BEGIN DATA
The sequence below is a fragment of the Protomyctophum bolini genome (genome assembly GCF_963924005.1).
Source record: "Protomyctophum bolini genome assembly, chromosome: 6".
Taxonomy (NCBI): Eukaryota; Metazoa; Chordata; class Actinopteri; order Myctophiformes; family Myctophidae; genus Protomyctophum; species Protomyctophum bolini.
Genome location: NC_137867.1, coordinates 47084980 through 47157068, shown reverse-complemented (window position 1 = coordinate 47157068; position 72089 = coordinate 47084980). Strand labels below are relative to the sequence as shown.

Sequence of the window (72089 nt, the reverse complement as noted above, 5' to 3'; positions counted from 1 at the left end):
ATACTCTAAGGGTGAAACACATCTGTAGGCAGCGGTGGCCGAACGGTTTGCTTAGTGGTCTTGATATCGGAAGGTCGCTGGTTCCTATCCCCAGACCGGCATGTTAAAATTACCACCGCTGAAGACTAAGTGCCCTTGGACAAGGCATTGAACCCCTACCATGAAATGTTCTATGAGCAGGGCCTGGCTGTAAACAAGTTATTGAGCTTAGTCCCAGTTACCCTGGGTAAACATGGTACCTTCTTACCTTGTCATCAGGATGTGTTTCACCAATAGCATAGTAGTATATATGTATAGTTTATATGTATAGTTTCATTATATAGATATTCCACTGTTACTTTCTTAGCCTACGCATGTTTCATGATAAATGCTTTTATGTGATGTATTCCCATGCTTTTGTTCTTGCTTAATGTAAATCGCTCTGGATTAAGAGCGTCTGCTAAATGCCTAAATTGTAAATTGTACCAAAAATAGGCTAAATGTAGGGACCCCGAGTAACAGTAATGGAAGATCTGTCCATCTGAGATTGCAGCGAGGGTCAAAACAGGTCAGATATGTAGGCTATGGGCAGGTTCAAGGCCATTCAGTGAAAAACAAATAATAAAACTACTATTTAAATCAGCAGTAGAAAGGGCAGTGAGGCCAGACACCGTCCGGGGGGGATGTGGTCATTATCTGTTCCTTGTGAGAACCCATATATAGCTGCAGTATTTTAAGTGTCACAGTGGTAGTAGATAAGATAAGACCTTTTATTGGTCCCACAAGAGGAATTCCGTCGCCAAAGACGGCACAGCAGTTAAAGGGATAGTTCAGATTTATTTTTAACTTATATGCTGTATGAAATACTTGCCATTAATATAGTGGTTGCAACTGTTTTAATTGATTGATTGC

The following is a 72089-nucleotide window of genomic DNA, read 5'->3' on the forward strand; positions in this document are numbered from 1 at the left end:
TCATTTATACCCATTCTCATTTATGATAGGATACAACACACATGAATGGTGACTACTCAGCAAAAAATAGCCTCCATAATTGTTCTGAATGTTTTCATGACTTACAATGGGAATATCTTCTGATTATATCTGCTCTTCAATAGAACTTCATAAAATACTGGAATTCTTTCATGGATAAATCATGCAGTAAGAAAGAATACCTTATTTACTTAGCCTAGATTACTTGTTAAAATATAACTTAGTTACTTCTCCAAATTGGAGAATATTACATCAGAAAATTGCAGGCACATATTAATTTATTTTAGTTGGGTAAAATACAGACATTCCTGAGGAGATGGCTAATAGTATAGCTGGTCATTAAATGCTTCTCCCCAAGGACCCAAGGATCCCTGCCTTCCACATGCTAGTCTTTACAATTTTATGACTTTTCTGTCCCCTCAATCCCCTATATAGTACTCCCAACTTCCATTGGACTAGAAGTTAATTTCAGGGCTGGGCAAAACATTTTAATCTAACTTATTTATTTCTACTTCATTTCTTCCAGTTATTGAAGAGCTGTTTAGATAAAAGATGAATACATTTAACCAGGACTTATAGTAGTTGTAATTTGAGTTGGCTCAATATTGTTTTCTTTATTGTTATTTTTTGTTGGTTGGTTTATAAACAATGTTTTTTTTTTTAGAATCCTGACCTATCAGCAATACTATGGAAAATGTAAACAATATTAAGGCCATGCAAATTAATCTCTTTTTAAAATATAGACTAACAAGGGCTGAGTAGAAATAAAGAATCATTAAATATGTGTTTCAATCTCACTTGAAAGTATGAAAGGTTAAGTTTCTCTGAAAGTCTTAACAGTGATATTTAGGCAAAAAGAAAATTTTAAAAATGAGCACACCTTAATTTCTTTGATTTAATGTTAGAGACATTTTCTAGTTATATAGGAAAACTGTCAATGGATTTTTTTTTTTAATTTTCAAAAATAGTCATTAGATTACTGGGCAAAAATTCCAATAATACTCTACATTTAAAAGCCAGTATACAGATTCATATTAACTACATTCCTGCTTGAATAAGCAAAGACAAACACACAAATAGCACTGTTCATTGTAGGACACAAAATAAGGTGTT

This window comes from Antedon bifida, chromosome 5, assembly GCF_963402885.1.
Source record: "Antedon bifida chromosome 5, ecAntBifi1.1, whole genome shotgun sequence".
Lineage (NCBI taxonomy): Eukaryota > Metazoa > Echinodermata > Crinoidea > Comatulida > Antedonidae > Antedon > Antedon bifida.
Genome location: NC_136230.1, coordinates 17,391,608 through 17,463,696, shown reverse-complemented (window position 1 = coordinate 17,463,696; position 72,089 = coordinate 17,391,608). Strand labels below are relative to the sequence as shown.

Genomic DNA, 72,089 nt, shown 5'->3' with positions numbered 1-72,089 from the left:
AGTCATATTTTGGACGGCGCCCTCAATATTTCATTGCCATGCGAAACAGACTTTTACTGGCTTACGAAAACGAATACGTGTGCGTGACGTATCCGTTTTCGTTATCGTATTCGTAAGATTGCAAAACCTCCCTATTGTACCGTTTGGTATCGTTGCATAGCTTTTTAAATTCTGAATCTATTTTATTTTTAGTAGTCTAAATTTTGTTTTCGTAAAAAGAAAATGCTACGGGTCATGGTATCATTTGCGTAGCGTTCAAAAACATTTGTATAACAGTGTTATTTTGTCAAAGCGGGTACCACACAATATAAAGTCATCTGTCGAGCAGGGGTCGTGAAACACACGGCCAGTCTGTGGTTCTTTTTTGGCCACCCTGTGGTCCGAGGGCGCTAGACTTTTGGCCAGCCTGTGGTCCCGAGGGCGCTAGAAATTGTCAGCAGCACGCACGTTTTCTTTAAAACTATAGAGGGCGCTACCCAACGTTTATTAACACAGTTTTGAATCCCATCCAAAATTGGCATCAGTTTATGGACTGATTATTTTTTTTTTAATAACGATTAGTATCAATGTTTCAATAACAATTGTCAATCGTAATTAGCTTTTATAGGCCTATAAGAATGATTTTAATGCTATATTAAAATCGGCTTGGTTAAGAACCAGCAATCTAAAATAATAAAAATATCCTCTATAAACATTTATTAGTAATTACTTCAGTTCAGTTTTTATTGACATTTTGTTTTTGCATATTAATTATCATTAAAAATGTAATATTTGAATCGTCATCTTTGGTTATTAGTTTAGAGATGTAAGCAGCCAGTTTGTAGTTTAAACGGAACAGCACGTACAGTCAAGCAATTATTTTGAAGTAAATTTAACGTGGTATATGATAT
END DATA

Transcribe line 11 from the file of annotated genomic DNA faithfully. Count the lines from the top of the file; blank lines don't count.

Lineage (NCBI taxonomy): Eukaryota > Metazoa > Echinodermata > Crinoidea > Comatulida > Antedonidae > Antedon > Antedon bifida.